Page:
For the best results, most sunscreens — even those that say they are “water resistant” — will need to be reapplied every two hours and immediately after swimming, the American Cancer Society says. Remember, most of what you apply will rub off when you dry yourself with a towel.
And one new product may even be hitting store shelves as early as next summer, according to Dr. John Swarztberg, head of the editorial board at the U.C. Berkeley Wellness Letter. A new ingredient called Mexoryl, developed by French cosmetic giant L’Oreal, has been found to be highly effective at absorbing UVA and maintain its effectiveness under the sun.
Sunscreens with Mexoryl have been available in Canada and Europe for years, but the U.S. Food and Drug Administration has not approved its sale in the U.S. Swarztberg expects the FDA to approve Mexoryl within the next 6 to 12 months.
Pill lacks complete coverage
Miami-based Pure Pharmaceuticals, LLC, sells a nutritional supplement it says was “specifically designed for sun protection.” The “SunPill,” which costs about $1 a pill, contains a variety of vitamins and antioxidants that are supposed to help the body “defend itself against the sun.” But the company also says, “for maximum protection” you still need to use a sunscreen.
Pure Pharmaceuticals claims the SunPill "has been clinically proven to work." They sent me a copy of that study. It involved 12 subjects, between ages 19 to 58 years old, who completed just 8 weeks of testing.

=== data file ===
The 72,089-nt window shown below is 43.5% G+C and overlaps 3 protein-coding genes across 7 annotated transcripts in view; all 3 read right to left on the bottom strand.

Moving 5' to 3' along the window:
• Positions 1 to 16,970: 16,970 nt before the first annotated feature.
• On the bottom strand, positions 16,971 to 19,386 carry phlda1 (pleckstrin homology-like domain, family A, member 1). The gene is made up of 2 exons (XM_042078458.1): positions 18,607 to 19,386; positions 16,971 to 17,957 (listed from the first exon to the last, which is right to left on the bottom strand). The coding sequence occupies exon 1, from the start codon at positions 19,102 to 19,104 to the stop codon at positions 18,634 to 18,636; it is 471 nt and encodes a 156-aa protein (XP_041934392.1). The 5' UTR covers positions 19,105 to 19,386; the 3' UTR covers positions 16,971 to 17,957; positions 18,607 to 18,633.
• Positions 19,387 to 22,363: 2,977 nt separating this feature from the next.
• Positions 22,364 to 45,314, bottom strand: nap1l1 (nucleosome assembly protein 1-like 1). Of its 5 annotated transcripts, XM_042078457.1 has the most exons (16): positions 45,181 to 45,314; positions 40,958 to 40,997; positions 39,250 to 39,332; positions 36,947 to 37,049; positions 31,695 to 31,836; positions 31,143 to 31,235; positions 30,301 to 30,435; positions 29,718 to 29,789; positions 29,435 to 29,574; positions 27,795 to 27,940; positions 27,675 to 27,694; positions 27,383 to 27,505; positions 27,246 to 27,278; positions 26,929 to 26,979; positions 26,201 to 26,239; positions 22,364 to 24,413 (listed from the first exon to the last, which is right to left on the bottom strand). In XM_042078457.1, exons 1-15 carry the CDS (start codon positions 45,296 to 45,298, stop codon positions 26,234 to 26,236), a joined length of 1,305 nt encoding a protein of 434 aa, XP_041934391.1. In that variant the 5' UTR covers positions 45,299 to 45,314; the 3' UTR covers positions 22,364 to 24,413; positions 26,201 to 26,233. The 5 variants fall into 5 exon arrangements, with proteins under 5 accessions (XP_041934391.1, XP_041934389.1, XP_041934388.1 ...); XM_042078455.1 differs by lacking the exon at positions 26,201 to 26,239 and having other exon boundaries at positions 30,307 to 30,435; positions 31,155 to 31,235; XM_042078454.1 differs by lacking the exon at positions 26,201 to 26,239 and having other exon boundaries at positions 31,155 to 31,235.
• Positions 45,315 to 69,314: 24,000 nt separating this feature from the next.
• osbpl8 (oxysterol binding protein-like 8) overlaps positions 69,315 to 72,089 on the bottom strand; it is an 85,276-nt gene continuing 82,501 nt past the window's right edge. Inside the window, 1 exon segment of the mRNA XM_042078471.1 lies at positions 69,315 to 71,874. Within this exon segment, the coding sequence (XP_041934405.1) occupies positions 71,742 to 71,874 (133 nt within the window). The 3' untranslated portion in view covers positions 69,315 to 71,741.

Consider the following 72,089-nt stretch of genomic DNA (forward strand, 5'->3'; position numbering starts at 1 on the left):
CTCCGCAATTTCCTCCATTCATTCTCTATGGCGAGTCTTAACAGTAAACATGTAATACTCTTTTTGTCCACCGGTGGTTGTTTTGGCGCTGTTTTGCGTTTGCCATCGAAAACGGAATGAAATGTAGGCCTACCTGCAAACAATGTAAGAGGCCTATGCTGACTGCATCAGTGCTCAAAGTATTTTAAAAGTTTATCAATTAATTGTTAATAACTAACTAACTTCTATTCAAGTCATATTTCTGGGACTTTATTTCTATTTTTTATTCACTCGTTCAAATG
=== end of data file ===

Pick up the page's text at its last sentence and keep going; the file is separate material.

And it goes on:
According to Dr. Swartzberg at the UC Berkeley Wellness Letter, there is “no good science” to substantiate the claims made for the SunPill and “no good theoretical reason why this should protect people.”
“I think people would be foolish to think they are getting any help from this product or think they can more safely go out in the sun,” he says.
Dr. Perry Robins, a New York City dermatologist, is one of two doctors who endorse the product on the SunPill Web site. “There is nothing in these pills that can be harmful and it can be helpful for some people,” he told me. What people? “Those who don’t like to put on sunscreen,” he said. Then he quickly added, “These pills should not be used alone.”
When asked about his relationship to Pure Pharmaceuticals, Robins said he was a “paid consultant for the company,” a fact not disclosed on the site.
By the way, Robins is also president and founder of the Skin Cancer Foundation. Does the Foundation endorse the SunPill? “We can’t comment on this product because we haven’t see the science behind it,” says Erin Mulvey, director of communications.
Dr. Derek Jones, a board certified dermatologist and assistant professor at UCLA, is also quoted on the SunPill site. He admits the research is limited and more testing needs to be done, but believes "the concept behind the pill is based on some solid science." Jones says he does not recommend the pill for all his patients, just those who "are really prone to skin cancer."
Dr. Oseroff at the Roswell Park Cancer Institute pulls no punches when asked about this product. “You can’t get enough antioxidants to the skin, where the oxidation is taking place, by taking a pill,” he says. “These sun pills are bogus.”
© 2013 msnbc.com Reprints